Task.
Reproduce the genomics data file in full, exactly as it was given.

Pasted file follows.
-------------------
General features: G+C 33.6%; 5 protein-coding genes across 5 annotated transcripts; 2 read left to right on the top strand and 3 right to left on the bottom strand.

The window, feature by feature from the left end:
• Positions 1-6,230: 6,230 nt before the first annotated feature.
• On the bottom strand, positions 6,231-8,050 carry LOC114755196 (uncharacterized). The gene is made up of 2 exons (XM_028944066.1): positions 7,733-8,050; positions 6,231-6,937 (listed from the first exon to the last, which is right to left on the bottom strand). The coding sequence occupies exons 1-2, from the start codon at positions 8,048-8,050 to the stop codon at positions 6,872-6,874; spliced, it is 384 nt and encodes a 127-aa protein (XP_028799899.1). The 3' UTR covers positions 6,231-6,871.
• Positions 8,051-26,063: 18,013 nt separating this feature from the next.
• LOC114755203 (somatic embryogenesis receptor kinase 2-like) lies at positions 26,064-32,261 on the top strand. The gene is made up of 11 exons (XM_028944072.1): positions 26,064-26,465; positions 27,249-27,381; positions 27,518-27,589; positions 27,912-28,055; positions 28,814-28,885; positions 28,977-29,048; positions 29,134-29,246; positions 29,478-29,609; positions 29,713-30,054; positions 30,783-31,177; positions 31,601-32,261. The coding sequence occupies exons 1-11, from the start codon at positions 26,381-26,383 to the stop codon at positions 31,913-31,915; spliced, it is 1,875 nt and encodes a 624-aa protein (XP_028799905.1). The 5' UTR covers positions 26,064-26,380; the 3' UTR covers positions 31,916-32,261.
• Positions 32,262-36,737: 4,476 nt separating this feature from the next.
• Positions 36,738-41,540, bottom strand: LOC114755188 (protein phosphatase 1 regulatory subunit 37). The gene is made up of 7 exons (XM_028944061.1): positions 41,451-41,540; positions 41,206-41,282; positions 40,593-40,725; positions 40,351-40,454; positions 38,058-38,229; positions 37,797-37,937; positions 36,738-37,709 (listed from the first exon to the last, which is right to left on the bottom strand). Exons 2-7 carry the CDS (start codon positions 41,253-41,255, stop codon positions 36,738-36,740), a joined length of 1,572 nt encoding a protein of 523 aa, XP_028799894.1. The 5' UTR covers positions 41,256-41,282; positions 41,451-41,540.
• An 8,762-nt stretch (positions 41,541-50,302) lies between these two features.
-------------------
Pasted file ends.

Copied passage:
General features: G+C 33.6%; 5 protein-coding genes across 5 annotated transcripts; 2 read left to right on the top strand and 3 right to left on the bottom strand.

The window, feature by feature from the left end:
• Positions 1-6,230: 6,230 nt before the first annotated feature.
• On the bottom strand, positions 6,231-8,050 carry LOC114755196 (uncharacterized). The gene is made up of 2 exons (XM_028944066.1): positions 7,733-8,050; positions 6,231-6,937 (listed from the first exon to the last, which is right to left on the bottom strand). The coding sequence occupies exons 1-2, from the start codon at positions 8,048-8,050 to the stop codon at positions 6,872-6,874; spliced, it is 384 nt and encodes a 127-aa protein (XP_028799899.1). The 3' UTR covers positions 6,231-6,871.
• Positions 8,051-26,063: 18,013 nt separating this feature from the next.
• LOC114755203 (somatic embryogenesis receptor kinase 2-like) lies at positions 26,064-32,261 on the top strand. The gene is made up of 11 exons (XM_028944072.1): positions 26,064-26,465; positions 27,249-27,381; positions 27,518-27,589; positions 27,912-28,055; positions 28,814-28,885; positions 28,977-29,048; positions 29,134-29,246; positions 29,478-29,609; positions 29,713-30,054; positions 30,783-31,177; positions 31,601-32,261. The coding sequence occupies exons 1-11, from the start codon at positions 26,381-26,383 to the stop codon at positions 31,913-31,915; spliced, it is 1,875 nt and encodes a 624-aa protein (XP_028799905.1). The 5' UTR covers positions 26,064-26,380; the 3' UTR covers positions 31,916-32,261.
• Positions 32,262-36,737: 4,476 nt separating this feature from the next.
• Positions 36,738-41,540, bottom strand: LOC114755188 (protein phosphatase 1 regulatory subunit 37). The gene is made up of 7 exons (XM_028944061.1): positions 41,451-41,540; positions 41,206-41,282; positions 40,593-40,725; positions 40,351-40,454; positions 38,058-38,229; positions 37,797-37,937; positions 36,738-37,709 (listed from the first exon to the last, which is right to left on the bottom strand). Exons 2-7 carry the CDS (start codon positions 41,253-41,255, stop codon positions 36,738-36,740), a joined length of 1,572 nt encoding a protein of 523 aa, XP_028799894.1. The 5' UTR covers positions 41,256-41,282; positions 41,451-41,540.
• An 8,762-nt stretch (positions 41,541-50,302) lies between these two features.